Squabbling political parties failed to reach the two-thirds majority needed to pick a president – an important step before a prime minister can be selected. By convention, the post of prime minister goes to a leader from Iraq’s Shia majority.

After the negotiations stalled, al-Sadr withdrew his bloc from parliament and announced he was exiting talks on forming a government.
Al-Sadr’s withdrawal ceded dozens of seats to the Coalition Framework, an alliance of Shia parties backed by Iran.

Al-Sadr has since made good on threats to stir up popular unrest if parliament tries to approve a government he does not like, saying it must be free of foreign influence – by Iran and the United States – and the corruption that has plagued Iraq for decades.

Al-Sadr, whom opponents also have accused of corruption, maintains large state power himself because his movement remains involved in running the country. His loyalists sit in powerful positions throughout Iraqi ministries and state bodies.

Iraqis linked neither to al-Sadr nor to his opponents said they are caught in the middle of the political gridlock.

Mass mobilisation is a well-worn strategy of al-Sadr, a mercurial figure who has emerged as a powerful force with a nationalist, anti-Iran agenda.

What do the protesters want?

The protesters are protesting against the long-standing corruption they claim the Iraqi government possesses, and its influence by Iran and the US.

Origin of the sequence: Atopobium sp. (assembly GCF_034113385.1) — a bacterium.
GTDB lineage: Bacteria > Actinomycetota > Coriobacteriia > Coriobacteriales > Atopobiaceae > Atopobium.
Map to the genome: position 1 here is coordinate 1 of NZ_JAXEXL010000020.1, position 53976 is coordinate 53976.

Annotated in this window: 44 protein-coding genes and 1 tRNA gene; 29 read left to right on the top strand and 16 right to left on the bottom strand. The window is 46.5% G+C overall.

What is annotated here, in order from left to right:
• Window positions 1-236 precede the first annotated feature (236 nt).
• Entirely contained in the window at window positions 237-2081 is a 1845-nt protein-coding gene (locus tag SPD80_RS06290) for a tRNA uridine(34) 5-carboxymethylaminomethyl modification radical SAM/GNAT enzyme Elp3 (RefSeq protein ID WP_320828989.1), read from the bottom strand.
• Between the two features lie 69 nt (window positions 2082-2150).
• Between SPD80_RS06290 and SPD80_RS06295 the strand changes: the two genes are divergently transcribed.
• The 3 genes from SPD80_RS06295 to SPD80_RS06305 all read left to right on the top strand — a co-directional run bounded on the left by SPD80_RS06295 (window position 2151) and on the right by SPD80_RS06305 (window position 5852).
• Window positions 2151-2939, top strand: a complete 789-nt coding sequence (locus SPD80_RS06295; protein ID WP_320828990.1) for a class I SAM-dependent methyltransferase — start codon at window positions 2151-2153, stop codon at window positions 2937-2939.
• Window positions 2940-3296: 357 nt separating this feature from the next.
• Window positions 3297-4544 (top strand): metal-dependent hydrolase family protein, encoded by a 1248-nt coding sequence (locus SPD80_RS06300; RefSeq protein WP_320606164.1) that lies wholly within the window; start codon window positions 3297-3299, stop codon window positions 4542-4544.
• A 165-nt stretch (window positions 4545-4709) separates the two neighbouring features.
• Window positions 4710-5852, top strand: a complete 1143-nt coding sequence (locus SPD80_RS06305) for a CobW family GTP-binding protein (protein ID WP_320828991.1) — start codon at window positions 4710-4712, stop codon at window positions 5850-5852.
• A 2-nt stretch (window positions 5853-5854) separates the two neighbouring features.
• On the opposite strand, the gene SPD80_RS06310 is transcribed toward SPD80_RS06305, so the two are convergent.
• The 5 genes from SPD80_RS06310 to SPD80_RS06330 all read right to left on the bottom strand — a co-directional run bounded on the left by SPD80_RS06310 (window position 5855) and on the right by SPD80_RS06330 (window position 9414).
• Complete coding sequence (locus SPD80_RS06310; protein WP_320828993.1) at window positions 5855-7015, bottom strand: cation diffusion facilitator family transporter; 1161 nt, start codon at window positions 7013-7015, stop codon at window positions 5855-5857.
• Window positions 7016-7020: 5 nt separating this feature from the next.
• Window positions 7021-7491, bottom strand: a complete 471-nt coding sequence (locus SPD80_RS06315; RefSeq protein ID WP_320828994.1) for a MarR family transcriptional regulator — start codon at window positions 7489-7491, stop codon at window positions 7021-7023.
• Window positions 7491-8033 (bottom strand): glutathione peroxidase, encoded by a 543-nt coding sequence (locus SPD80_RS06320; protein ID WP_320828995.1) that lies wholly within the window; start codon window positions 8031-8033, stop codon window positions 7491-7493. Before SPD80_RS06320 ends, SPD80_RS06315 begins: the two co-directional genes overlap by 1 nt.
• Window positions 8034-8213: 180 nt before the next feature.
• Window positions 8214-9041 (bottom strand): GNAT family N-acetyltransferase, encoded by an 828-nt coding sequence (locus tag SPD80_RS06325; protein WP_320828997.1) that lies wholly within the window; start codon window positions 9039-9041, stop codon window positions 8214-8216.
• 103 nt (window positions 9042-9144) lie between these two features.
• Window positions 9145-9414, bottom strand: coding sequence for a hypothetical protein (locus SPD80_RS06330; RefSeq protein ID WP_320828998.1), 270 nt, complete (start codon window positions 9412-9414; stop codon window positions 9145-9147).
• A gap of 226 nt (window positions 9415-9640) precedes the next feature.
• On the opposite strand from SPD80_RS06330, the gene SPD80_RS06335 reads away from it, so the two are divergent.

Demonstrators oppose the candidacy of Mohammed Shia al-Sudani, a former minister and ex-provincial governor, who is the pro-Iran Coordination Framework’s pick for the premier’s post.

“Al-Sudani just represents a very convenient excuse for Muqtada al-Sadr to voice his displeasure with the entire Coordination Framework and the political system in Iraq,” Marsin Alshamary, a research fellow the Harvard Kennedy School, told Al Jazeera. “He would have done this if anyone else were nominated. Al-Sudani actually represents one of the least controversial figures from the Coordination Framework.”

Sadr, heir to a prominent clerical dynasty who fought U.S. forces after the invasion, has long opposed foreign influence.

He raised the stakes in June when he instructed his lawmakers to quit parliament, ceding dozens of seats to the Iran-aligned factions. Their subsequent moves towards forming a government without Sadr prompted the parliament takeover.

Sadr’s recent call for unspecified changes to the constitution may indicate he wants to upend the entire system.

But some analysts question how much he really wants to change a system that has served him well: Sadr dominates much of the state which employs many of his followers.

“Sadr is no revolutionary. He wants the system to go on but with him in a more dominant position,” said Toby Dodge, a London School of Economics professor.